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Portland cement is the most common type of cement. It is used globally as a basic ingredient of concrete, mortar, stucco, and non-specialty grout. It consists of finely divided calcareous materials (lime containing) and argillaceous materials (clay). Compounds that contribute more than 90% of the dry weight of the cement are tricalcium silicate, dicalcium silicate, tricalcium aluminate, and tetracalcium aluminoferrite.
The addition of water to cement (exothermic reaction) leads to the formation of new compounds. This hydrated cement paste comprises of tobermorite gel, calcium hydroxide, calcium aluminoferrite hydrate, tetracalcium aluminate hydrate, and calcium monosulfoaliminate.
Typically, a mature cement paste consists of 70–80% layered calcium-silicate-hydrate (C-S-H) gel, 20% Ca(OH)2, and other chemical compounds. The structure of C-S-H gel has three types of groups that contribute to bonds across surfaces or in the interlayer of partly crystallized tobermorite material: calcium ions, siloxanes, and water molecules.
Bonding of the water within the layers (gel water) with other groups through hydrogen bonds determines the strength, stiffness, and creep properties of the cement paste. The structural properties of the cement paste are chiefly provided by tobermorite gel.
Effects of Temperature on Cement Paste
Upon heating, the cement paste undergoes an incessant sequence of irreversible decomposition reactions. Under the influence of high-temperature, certain physical and chemical changes occur that lead to shrinkage, transient creep, and changes in the strength of the Portland cement paste.
The changes that are observed in the material features under this temperature are its moisture state (sealed or unsealed), chemical structure (loss of chemically bound water from the C-S-H in the unsealed condition, CaO/SiO2 ratio of the hydrate in the sealed condition, and amount of Ca(OH)2 crystals in sealed or unsealed conditions), and physical structure (total pore volume including cracks, average pore size, and amorphous/crystalline structure of solid).
Further, when the cement paste is exposed to high temperatures, decomposition of portlandite (calcium hydroxide) and calcium silicate hydrates occurs. However, there is a contradiction in the literature about the nature and types of decomposition products of C-S-H gel which decomposes over a wide range of temperatures (105 ˚C to 1000 ˚C) owing to its amorphous nature.
Several researchers examined the dehydration of C-S-H gel in cement paste exposed to high temperatures. C-S-H gel dehydrates in the temperature range of 100 ˚C - 400 ˚C and transforms to C2S and C3S at 800 ˚C. It was also reported that C-S-H gel started to decompose at 560 ˚C and transformed to C2S and C3S at 800 ˚C.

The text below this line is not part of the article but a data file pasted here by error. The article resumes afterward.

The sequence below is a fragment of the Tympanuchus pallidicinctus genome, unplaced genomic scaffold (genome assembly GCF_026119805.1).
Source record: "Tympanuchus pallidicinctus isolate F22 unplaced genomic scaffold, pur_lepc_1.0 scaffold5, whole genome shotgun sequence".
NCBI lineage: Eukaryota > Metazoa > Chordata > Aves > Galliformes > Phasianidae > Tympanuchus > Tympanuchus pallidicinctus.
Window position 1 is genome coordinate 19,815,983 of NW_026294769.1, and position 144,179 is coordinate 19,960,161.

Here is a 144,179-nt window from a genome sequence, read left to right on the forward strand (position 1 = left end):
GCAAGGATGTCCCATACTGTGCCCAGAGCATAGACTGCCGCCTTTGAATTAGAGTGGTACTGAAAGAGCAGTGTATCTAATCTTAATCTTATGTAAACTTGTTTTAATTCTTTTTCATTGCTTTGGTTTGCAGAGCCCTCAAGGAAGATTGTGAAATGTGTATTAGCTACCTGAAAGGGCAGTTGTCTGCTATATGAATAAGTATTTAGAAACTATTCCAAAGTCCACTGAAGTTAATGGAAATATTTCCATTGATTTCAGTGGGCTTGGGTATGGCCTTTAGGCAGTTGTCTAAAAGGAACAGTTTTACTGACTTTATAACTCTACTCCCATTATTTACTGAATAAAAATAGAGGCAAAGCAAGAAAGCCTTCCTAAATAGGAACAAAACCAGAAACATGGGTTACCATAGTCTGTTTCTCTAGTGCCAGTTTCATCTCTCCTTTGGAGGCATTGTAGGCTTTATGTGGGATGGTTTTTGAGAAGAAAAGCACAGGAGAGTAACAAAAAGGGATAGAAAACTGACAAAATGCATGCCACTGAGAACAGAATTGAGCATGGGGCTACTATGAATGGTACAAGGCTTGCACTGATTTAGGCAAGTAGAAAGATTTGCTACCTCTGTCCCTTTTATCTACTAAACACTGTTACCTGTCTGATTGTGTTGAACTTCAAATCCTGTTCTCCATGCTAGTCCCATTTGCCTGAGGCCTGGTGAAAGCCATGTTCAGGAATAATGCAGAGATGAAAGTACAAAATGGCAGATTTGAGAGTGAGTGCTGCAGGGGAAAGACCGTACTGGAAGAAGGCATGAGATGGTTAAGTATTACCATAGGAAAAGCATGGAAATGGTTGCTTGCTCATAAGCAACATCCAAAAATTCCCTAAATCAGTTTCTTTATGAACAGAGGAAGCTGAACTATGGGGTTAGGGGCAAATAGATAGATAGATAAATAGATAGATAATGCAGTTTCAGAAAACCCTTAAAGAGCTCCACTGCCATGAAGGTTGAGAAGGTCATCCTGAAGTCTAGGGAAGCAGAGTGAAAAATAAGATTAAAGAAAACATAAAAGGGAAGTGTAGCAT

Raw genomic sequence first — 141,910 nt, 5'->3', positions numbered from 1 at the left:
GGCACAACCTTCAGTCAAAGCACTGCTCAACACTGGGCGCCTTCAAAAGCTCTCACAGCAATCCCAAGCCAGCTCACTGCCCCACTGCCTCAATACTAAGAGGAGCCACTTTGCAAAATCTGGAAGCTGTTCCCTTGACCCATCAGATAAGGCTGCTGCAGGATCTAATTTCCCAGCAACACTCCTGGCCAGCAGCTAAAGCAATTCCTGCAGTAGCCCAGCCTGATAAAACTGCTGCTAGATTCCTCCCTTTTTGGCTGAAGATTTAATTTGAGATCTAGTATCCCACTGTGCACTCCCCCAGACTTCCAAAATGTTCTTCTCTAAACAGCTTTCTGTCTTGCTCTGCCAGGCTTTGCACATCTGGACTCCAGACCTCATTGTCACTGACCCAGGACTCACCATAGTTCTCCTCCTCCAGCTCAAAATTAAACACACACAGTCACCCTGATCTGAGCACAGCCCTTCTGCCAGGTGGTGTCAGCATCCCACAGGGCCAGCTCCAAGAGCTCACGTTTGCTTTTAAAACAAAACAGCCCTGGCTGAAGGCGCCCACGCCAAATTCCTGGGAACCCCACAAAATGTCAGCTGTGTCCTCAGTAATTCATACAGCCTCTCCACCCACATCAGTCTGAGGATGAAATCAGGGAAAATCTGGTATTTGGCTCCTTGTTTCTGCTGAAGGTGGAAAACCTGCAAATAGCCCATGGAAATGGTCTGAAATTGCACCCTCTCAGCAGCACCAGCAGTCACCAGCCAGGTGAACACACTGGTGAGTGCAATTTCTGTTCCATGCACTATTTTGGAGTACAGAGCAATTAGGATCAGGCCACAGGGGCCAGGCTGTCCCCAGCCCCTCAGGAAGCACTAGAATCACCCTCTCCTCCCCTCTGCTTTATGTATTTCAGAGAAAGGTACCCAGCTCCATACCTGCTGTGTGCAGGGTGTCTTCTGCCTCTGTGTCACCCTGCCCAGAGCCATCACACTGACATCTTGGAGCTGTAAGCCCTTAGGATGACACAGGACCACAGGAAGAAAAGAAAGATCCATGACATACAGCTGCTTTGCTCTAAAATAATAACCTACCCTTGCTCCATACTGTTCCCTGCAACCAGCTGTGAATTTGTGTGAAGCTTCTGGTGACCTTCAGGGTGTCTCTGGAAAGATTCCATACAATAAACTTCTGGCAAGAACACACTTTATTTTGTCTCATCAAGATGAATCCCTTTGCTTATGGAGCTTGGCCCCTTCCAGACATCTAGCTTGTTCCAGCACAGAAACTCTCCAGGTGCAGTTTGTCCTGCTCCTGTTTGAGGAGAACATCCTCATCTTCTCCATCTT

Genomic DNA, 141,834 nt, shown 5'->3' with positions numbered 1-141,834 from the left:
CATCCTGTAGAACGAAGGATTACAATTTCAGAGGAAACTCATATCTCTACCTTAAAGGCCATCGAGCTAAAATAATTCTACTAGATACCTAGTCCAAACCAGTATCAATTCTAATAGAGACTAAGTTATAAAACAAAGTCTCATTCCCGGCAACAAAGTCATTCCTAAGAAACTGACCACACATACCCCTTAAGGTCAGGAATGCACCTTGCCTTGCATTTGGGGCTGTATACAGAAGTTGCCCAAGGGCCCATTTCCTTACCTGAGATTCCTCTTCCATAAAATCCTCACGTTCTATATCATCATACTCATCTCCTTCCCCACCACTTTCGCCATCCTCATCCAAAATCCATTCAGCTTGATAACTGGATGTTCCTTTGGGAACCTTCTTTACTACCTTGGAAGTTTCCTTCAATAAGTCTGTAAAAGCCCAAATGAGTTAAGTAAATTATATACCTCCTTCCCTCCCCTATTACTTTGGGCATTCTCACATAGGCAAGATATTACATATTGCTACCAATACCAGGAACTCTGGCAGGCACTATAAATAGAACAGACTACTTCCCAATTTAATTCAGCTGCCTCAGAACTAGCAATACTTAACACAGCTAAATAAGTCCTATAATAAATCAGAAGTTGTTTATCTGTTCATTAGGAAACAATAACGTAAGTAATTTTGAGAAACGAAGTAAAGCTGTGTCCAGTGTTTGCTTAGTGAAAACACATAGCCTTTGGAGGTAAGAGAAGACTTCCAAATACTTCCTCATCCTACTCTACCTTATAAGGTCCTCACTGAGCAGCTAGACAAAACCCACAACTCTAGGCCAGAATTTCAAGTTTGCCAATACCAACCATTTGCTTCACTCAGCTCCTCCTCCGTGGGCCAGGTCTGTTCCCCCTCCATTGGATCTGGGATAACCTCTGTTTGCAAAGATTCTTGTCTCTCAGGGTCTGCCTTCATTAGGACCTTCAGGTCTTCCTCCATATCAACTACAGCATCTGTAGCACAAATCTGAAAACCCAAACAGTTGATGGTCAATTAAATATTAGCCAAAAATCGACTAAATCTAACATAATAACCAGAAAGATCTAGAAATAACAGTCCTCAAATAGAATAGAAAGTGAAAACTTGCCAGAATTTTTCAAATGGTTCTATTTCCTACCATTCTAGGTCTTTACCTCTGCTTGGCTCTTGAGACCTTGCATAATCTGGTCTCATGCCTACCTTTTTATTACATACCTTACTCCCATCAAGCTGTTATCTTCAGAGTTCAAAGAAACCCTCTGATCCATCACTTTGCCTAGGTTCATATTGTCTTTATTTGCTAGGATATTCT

The weight loss of cement pastes occurs at temperatures between 300 ˚C - 750 ˚C. Weight loss increases with temperature.
Weight loss that happens at 300 ˚C maybe because of the evaporation of capillary water from macro capillary pores, evaporation of gel water from gel pores of cement paste and partial dehydration of C-S-H. Weight loss of cement paste at 450 ˚C may be due to the dehydration of portlandite. Weight loss that occurs at 600 ˚C - 750 ˚C is because of the dehydration of residual portlandite and C-S-H as well as decomposition of calcite.
Bulk density sharply reduces at 300 ˚C then decreases very slowly at higher temperatures. Total porosity decreases at 300 ˚C and then increases at higher temperatures. With the increase in the temperature to 300 ˚C, the vapor produced from the evaporation of capillary water and dehydration of calcium hydrates accumulates whilst the total porosity decreases. Thereby, an internal vapor pressure builds up inside the low permeable cement paste.
In this hydrothermal condition, vapor pressure boosts the hydration of unhydrated cement paste and formation of additional hydration products and also fills up some of the open pores of the cement paste.
FTIR, XRD, TGA/DTA and, SEM techniques are used to monitor the microstructural and compositional changes within cement paste that occur with rising temperatures. No significant changes happen to the microstructure of cement paste at 300 ˚C. However, the thermal shock that develops due to the cooling of the heated cement paste and the rehydration of lime results in a significant increase in volume that enhances the propagation of harmful cracks.
Sources and Further Reading
- Alarcon-Ruiz, L., Platret, G., Massieu, E., and Ehrlacher, A. (2005). The Use of Thermal Analysis in Assessing the Effect of Temperature on a Cement Paste. Cement and Concrete Research. 35. 609613.
- Tantawy, M. A. (2017). Effect of High Temperatures on the Microstructure of Cement Paste. Journal of Materials Science and Chemical Engineering, 5, 33-48.